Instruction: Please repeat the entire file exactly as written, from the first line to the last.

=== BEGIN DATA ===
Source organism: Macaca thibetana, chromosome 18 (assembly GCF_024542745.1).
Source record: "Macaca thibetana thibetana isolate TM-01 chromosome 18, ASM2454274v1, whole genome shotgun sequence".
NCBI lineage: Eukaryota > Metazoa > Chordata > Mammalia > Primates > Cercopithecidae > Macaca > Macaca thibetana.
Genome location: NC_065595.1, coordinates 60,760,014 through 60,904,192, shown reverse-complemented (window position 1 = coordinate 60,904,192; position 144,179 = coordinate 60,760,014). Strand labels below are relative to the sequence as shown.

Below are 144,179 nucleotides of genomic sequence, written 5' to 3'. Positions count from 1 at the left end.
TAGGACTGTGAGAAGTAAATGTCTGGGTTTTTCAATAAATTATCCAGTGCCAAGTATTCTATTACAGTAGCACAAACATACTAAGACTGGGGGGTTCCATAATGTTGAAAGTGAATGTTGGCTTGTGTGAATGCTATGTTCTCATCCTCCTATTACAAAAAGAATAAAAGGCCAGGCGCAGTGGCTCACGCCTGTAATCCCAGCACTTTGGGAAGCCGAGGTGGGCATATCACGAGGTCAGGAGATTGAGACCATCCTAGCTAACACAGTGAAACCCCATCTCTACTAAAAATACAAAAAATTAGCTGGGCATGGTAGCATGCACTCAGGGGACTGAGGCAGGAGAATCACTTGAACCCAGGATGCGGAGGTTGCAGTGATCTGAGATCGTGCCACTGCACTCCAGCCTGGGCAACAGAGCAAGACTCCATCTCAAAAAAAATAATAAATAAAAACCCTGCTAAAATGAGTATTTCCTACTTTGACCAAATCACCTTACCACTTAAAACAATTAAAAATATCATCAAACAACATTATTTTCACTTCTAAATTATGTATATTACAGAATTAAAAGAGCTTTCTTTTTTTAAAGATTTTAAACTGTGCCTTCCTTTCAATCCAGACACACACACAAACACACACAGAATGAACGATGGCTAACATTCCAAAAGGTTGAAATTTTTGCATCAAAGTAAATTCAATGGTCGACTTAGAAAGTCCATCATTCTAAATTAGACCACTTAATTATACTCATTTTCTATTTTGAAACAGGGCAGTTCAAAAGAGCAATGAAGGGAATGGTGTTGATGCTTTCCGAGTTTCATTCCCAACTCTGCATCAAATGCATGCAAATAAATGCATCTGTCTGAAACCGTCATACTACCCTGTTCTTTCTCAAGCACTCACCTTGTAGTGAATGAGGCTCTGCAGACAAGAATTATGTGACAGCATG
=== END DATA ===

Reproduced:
Source organism: Macaca thibetana, chromosome 18 (assembly GCF_024542745.1).
Source record: "Macaca thibetana thibetana isolate TM-01 chromosome 18, ASM2454274v1, whole genome shotgun sequence".
NCBI lineage: Eukaryota > Metazoa > Chordata > Mammalia > Primates > Cercopithecidae > Macaca > Macaca thibetana.
Genome location: NC_065595.1, coordinates 60,760,014 through 60,904,192, shown reverse-complemented (window position 1 = coordinate 60,904,192; position 144,179 = coordinate 60,760,014). Strand labels below are relative to the sequence as shown.

Below are 144,179 nucleotides of genomic sequence, written 5' to 3'. Positions count from 1 at the left end.
TAGGACTGTGAGAAGTAAATGTCTGGGTTTTTCAATAAATTATCCAGTGCCAAGTATTCTATTACAGTAGCACAAACATACTAAGACTGGGGGGTTCCATAATGTTGAAAGTGAATGTTGGCTTGTGTGAATGCTATGTTCTCATCCTCCTATTACAAAAAGAATAAAAGGCCAGGCGCAGTGGCTCACGCCTGTAATCCCAGCACTTTGGGAAGCCGAGGTGGGCATATCACGAGGTCAGGAGATTGAGACCATCCTAGCTAACACAGTGAAACCCCATCTCTACTAAAAATACAAAAAATTAGCTGGGCATGGTAGCATGCACTCAGGGGACTGAGGCAGGAGAATCACTTGAACCCAGGATGCGGAGGTTGCAGTGATCTGAGATCGTGCCACTGCACTCCAGCCTGGGCAACAGAGCAAGACTCCATCTCAAAAAAAATAATAAATAAAAACCCTGCTAAAATGAGTATTTCCTACTTTGACCAAATCACCTTACCACTTAAAACAATTAAAAATATCATCAAACAACATTATTTTCACTTCTAAATTATGTATATTACAGAATTAAAAGAGCTTTCTTTTTTTAAAGATTTTAAACTGTGCCTTCCTTTCAATCCAGACACACACACAAACACACACAGAATGAACGATGGCTAACATTCCAAAAGGTTGAAATTTTTGCATCAAAGTAAATTCAATGGTCGACTTAGAAAGTCCATCATTCTAAATTAGACCACTTAATTATACTCATTTTCTATTTTGAAACAGGGCAGTTCAAAAGAGCAATGAAGGGAATGGTGTTGATGCTTTCCGAGTTTCATTCCCAACTCTGCATCAAATGCATGCAAATAAATGCATCTGTCTGAAACCGTCATACTACCCTGTTCTTTCTCAAGCACTCACCTTGTAGTGAATGAGGCTCTGCAGACAAGAATTATGTGACAGCATG